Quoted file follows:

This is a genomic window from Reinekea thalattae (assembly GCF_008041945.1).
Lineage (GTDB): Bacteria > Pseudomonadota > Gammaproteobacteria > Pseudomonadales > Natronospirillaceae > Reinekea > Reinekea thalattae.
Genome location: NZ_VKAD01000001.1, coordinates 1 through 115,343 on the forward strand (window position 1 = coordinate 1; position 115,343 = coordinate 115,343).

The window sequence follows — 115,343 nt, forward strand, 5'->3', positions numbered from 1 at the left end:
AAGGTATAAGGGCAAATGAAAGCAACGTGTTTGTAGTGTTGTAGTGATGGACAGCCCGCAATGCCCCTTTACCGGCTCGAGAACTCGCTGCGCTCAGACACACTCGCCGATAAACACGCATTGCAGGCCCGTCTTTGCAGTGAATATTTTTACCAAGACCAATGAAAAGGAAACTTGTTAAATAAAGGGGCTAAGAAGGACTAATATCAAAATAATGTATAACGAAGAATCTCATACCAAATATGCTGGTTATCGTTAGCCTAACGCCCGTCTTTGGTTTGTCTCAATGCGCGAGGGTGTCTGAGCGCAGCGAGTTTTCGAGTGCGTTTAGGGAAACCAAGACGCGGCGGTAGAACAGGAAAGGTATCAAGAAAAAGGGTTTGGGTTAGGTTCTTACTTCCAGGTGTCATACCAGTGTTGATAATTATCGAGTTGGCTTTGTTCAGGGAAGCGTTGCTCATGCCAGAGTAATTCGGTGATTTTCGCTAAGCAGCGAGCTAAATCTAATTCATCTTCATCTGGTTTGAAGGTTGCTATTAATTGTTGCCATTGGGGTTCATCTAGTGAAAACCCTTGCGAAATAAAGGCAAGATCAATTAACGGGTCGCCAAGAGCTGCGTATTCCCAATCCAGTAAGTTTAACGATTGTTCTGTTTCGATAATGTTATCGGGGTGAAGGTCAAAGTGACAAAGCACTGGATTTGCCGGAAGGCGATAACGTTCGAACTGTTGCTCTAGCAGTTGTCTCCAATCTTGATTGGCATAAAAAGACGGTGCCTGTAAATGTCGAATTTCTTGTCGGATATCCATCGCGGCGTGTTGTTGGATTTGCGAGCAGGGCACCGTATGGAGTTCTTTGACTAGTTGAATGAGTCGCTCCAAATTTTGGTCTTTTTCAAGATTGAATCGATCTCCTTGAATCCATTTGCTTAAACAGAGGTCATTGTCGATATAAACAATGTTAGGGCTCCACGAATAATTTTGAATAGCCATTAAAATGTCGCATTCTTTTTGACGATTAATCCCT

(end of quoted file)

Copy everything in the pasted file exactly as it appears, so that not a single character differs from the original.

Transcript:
This is a genomic window from Reinekea thalattae (assembly GCF_008041945.1).
Lineage (GTDB): Bacteria > Pseudomonadota > Gammaproteobacteria > Pseudomonadales > Natronospirillaceae > Reinekea > Reinekea thalattae.
Genome location: NZ_VKAD01000001.1, coordinates 1 through 115,343 on the forward strand (window position 1 = coordinate 1; position 115,343 = coordinate 115,343).

The window sequence follows — 115,343 nt, forward strand, 5'->3', positions numbered from 1 at the left end:
AAGGTATAAGGGCAAATGAAAGCAACGTGTTTGTAGTGTTGTAGTGATGGACAGCCCGCAATGCCCCTTTACCGGCTCGAGAACTCGCTGCGCTCAGACACACTCGCCGATAAACACGCATTGCAGGCCCGTCTTTGCAGTGAATATTTTTACCAAGACCAATGAAAAGGAAACTTGTTAAATAAAGGGGCTAAGAAGGACTAATATCAAAATAATGTATAACGAAGAATCTCATACCAAATATGCTGGTTATCGTTAGCCTAACGCCCGTCTTTGGTTTGTCTCAATGCGCGAGGGTGTCTGAGCGCAGCGAGTTTTCGAGTGCGTTTAGGGAAACCAAGACGCGGCGGTAGAACAGGAAAGGTATCAAGAAAAAGGGTTTGGGTTAGGTTCTTACTTCCAGGTGTCATACCAGTGTTGATAATTATCGAGTTGGCTTTGTTCAGGGAAGCGTTGCTCATGCCAGAGTAATTCGGTGATTTTCGCTAAGCAGCGAGCTAAATCTAATTCATCTTCATCTGGTTTGAAGGTTGCTATTAATTGTTGCCATTGGGGTTCATCTAGTGAAAACCCTTGCGAAATAAAGGCAAGATCAATTAACGGGTCGCCAAGAGCTGCGTATTCCCAATCCAGTAAGTTTAACGATTGTTCTGTTTCGATAATGTTATCGGGGTGAAGGTCAAAGTGACAAAGCACTGGATTTGCCGGAAGGCGATAACGTTCGAACTGTTGCTCTAGCAGTTGTCTCCAATCTTGATTGGCATAAAAAGACGGTGCCTGTAAATGTCGAATTTCTTGTCGGATATCCATCGCGGCGTGTTGTTGGATTTGCGAGCAGGGCACCGTATGGAGTTCTTTGACTAGTTGAATGAGTCGCTCCAAATTTTGGTCTTTTTCAAGATTGAATCGATCTCCTTGAATCCATTTGCTTAAACAGAGGTCATTGTCGATATAAACAATGTTAGGGCTCCACGAATAATTTTGAATAGCCATTAAAATGTCGCATTCTTTTTGACGATTAATCCCT